Trigger schematic

While the 555 is predictably a built-in component in Fritzing I would have preferred if they had named the pins rather than numbering them. I did have some dedicated NAND chips in stock but I felt it would be a little wasteful to use just one of the four NAND gates each chip carries. In hindsight I think it would have been better to use it anyway.

Pulse generator calculation

Pulse generation is the standard 555 monostable setup where the width of the pulse is Ln(3)*R*C and below is a Javascript snippet that can be used to calculate this equation. It is based on my previous astable period & duty cycle calculator.

Component Value Units
Resistor R
Capacitor C
Pulse width 1.0mSec

Breadboard layout tools

It has been a long time since I last used Fritzing but after much searching for tools to help with laying out circuits on breadboard I came to the conclusion is was pretty much the best thing going. For PCB work it is really a training program and especially with designs involving surface-mount components it is basically not up to scratch but it is a huge help with anything on prototyping board — this is especially true with strip-board which needs advance planning on where to cut tracks and the most notable example is the 17-segment LED display now used for the website banner. The completed breadboard view in Fritzing, as it was prior to me starting to build the actual circuit, is shown below.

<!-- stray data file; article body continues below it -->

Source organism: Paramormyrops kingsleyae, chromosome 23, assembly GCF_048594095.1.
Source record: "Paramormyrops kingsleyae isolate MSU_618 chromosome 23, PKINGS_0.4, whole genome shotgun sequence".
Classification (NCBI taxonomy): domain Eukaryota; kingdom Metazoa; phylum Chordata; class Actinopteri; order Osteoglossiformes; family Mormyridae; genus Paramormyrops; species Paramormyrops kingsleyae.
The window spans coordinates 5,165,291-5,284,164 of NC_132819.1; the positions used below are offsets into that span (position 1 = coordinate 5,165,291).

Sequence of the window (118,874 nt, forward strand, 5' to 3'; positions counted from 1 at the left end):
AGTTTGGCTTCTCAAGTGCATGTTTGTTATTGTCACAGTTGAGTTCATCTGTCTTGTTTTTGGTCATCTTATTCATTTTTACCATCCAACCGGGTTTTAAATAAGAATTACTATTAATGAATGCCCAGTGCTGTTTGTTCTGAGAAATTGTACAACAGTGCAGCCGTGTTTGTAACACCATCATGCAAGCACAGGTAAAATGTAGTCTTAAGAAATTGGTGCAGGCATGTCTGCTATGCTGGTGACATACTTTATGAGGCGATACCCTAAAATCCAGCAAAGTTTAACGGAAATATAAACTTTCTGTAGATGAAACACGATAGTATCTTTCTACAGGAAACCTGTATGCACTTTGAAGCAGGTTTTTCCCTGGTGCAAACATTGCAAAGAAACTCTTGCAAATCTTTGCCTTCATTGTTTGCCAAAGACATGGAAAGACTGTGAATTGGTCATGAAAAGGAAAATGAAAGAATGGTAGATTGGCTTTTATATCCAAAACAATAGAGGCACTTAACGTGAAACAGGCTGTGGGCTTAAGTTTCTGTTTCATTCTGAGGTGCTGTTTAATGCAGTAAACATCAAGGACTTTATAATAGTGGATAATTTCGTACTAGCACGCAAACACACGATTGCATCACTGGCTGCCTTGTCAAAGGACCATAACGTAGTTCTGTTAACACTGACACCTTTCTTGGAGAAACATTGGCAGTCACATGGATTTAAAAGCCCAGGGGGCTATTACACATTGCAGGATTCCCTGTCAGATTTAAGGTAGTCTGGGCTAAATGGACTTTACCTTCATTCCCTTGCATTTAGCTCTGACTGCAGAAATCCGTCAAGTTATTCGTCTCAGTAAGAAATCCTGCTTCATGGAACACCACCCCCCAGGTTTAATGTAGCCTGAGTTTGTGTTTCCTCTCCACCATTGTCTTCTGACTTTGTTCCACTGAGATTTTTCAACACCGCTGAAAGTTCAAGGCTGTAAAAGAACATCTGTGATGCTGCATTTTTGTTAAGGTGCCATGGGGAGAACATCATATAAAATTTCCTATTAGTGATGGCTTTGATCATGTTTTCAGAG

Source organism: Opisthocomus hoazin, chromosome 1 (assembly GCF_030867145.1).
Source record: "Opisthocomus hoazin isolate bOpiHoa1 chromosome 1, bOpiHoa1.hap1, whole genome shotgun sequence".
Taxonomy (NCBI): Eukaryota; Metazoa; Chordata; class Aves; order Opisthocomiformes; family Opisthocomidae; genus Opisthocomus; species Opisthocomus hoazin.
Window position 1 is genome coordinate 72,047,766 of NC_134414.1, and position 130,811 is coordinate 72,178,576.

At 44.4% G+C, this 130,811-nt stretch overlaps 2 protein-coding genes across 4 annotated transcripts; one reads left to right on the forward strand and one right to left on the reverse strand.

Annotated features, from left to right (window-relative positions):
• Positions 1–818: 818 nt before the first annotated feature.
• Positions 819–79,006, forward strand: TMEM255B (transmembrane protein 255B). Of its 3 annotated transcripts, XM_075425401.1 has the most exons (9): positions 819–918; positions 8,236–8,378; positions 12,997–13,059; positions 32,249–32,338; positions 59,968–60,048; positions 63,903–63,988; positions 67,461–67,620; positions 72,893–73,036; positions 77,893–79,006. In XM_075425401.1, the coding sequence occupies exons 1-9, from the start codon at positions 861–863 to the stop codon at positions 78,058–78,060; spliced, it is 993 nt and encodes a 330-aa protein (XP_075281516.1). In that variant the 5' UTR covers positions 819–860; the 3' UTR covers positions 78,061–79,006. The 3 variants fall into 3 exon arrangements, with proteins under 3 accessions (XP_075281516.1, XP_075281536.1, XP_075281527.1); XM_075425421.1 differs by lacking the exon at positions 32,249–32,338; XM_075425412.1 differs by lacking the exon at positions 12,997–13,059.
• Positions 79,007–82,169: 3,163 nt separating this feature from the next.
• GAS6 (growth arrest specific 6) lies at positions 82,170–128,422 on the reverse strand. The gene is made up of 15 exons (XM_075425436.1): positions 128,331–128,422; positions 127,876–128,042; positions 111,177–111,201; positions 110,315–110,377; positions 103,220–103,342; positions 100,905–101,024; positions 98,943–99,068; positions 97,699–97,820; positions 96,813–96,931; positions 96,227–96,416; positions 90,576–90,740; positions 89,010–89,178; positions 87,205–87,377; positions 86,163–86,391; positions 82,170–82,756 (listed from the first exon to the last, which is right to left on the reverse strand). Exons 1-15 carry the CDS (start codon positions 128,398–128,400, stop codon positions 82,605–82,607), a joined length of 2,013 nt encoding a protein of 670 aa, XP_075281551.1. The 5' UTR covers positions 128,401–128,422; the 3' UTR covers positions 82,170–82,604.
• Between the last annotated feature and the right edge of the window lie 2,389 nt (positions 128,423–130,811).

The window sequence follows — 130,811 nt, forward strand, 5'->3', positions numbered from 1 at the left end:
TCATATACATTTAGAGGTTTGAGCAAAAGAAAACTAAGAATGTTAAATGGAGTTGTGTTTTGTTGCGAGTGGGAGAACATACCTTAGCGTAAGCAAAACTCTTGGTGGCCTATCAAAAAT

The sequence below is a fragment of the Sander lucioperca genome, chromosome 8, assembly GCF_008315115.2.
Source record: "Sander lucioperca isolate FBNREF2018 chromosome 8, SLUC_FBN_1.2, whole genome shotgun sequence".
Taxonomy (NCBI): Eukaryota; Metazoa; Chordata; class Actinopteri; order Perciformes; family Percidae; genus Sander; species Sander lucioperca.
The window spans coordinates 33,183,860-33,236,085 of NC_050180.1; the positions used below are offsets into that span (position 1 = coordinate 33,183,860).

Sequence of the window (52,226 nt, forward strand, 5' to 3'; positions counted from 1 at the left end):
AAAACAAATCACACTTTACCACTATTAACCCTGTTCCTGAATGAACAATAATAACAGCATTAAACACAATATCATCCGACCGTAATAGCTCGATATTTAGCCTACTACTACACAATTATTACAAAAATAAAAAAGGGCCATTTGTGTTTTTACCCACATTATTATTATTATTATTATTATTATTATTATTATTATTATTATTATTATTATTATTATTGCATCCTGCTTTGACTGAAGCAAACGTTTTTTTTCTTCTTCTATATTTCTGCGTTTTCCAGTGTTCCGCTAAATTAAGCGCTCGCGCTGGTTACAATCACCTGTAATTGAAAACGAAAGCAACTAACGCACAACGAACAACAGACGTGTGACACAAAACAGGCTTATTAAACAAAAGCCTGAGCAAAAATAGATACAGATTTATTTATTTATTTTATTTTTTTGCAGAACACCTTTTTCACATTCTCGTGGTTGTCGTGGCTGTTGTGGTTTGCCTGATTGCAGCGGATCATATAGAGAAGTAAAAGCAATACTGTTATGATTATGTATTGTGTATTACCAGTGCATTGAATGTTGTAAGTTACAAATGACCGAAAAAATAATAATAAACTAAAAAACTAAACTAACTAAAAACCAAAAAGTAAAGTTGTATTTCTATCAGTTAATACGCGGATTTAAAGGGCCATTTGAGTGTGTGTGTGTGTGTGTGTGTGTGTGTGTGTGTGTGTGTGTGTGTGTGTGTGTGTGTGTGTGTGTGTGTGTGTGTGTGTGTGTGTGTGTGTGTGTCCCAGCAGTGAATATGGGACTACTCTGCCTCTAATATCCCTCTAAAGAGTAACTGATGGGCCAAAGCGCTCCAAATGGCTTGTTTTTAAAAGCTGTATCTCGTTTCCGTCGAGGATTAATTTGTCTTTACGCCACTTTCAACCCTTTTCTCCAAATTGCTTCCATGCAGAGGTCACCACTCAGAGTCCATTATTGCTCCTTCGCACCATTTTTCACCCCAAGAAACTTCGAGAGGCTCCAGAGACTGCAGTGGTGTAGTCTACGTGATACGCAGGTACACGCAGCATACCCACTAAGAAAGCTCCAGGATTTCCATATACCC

Complete breadboard on Fritzing

I added in tracks to indicate where to solder perforations together on the under-side of the board, and these are highlighted in green on the unpopulated boards below. Note that these are of the top view rather than being flipped to represent the underside of the board where these connections would actually be made.

Jumpered holes

To be fair even for this circuit I discovered some features of Fritzing that had I known about in the past I probably would have used it a lot more, although I doubt I will ever use it again to produce a PCB as for the latter KiCAD is simply miles better. The next sub-sections summerise the areas where Fritzing is actually very annoying.

Occlusion by components